7 km from Siem Reap
Once covered by the jungle and rarely visited, the temple area of Angkor is now part of the beaten track in Southeast Asia, but for a good reason. These magnificent temples were once the centre of the mighty Khmer kingdom (ninth century to the fifteenth century A.D.) and the main temple Angkor Wat is considered the world's largest religious complex. Remember to read up on Hindu mythology to get a chance to understand its outstanding bas-reliefs or just be impressed by the grand scale. Split your explore time equally between the big ones; Angkor Wat, Ta Prohm, and Bayon (picture) and the minor ones; Preah Khan, Neak Pean, and Preah Ko, which lack in scale but win in tranquillity. If your time permits, add some sites that are a drive out of the way, like Banteay Srei, Kbal Spean and Beng Mealea.
25 km northeast of Angkor Wat
Banteay Srei is a rather small temple compared to Angkor Wat and Bayon, but what a fine one it is. All the surfaces are elaborately decorated with some of the finest carvings from the Angkorian times. The name Banteay Srei means "citadel of women", probably referring to its small size and fine details. It was built in the 10th-century (about 200 years before Angkor Wat), not by one of the Angkor kings but by a counsellor to the king. It was dedicated to the Hindu god of Shiva, which also characterizes the carvings.
Luckily, Banteay Srei lies quite far from the main temple group, so even with all its splendor, it sees less tourists and can even be deserted at times, which only adds to its appeal.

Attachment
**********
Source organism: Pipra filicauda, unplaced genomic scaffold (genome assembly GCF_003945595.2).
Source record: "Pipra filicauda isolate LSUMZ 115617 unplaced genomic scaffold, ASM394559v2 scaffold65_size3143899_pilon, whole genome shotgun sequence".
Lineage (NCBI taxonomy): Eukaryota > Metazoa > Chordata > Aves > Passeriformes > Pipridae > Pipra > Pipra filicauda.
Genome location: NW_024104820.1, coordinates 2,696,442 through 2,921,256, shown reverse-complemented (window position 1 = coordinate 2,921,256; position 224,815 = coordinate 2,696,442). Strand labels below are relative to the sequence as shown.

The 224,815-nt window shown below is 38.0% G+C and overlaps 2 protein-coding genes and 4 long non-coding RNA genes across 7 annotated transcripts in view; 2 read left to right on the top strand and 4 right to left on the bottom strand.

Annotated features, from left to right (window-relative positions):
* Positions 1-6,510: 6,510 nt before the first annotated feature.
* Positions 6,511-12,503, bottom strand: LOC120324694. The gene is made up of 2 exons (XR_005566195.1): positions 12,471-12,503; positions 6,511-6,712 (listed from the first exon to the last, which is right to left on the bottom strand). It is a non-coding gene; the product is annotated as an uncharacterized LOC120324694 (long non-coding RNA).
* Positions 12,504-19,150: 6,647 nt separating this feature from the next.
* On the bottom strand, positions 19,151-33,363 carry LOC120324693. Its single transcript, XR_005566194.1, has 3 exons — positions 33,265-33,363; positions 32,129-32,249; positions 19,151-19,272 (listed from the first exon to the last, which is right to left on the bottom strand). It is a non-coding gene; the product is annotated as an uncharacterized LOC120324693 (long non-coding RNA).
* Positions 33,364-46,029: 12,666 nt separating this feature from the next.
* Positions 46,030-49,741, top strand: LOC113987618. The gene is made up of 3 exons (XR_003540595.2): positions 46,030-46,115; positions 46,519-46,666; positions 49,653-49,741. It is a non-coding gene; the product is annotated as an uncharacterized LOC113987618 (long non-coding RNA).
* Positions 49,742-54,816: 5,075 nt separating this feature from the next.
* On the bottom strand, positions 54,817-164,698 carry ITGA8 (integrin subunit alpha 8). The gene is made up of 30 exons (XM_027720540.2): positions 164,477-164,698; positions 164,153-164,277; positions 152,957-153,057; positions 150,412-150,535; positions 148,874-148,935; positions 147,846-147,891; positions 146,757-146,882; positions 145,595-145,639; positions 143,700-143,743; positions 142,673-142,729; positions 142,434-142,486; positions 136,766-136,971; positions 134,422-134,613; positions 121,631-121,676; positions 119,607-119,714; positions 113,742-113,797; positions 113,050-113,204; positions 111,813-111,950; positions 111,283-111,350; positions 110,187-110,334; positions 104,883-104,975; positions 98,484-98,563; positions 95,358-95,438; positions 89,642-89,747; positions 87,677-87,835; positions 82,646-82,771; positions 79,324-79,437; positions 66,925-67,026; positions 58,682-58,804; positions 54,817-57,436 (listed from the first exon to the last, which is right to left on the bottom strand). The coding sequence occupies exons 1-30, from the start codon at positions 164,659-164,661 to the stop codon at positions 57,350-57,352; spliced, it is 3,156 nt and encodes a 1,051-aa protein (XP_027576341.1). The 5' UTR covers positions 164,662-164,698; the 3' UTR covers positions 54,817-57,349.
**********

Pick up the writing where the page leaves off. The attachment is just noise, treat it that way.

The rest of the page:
Jungle temple of Beng Mealea
About 70 km from Siem Reap
Cambodia's treasure of ancient temples goes beyond the group at Angkor. The mystical temple of Beng Mealea is one of those. Built in the Angkorian period, 40 km from Angkor Wat on an ancient royal highway, it was among the biggest temples. Today, it is a magical ruin that has been hidden under the jungle carpet until recently. Giant serpent-like roots are slowly crushing the walls, while a web of smaller roots are holding the place together. You have to crawl over fine carved sandstone blocks, duck under fallen pillars, and hang in vines to get through the giant maze of closed courtyards, dark chambers and rising towers. Though there are boardwalks at some sections, it is a raw experience to explore this hidden jewel. This jungle temple makes Ta Prohm, the famous jungle temple at Angkor, look like a groomed little brother.
Phnom Banan, a tuk-tuk ride from Battambang
Prasat Banan is an Angkor temple ruin on top of the small mountain Phnom Banan (102 m) which rises abruptly above the otherwise flat countryside outside Battambang. It was built in the 11th century and consists of five classic Angkor towers. It is a tiny temple compared to Angkor Wat standards, but the location and serenity makes up for the small size - chances are you are going to have the whole place to yourself (beside the drink sellers). Danger signs remind you that the ruins are crumbling and judging by the leaning angle of some of the towers, they look like they could collapse at anytime. There are also some caves which can be explored - alone or with the help of one of the local kiddie guides.
River of a Thousand Lingas
About 50 km from Siem Reap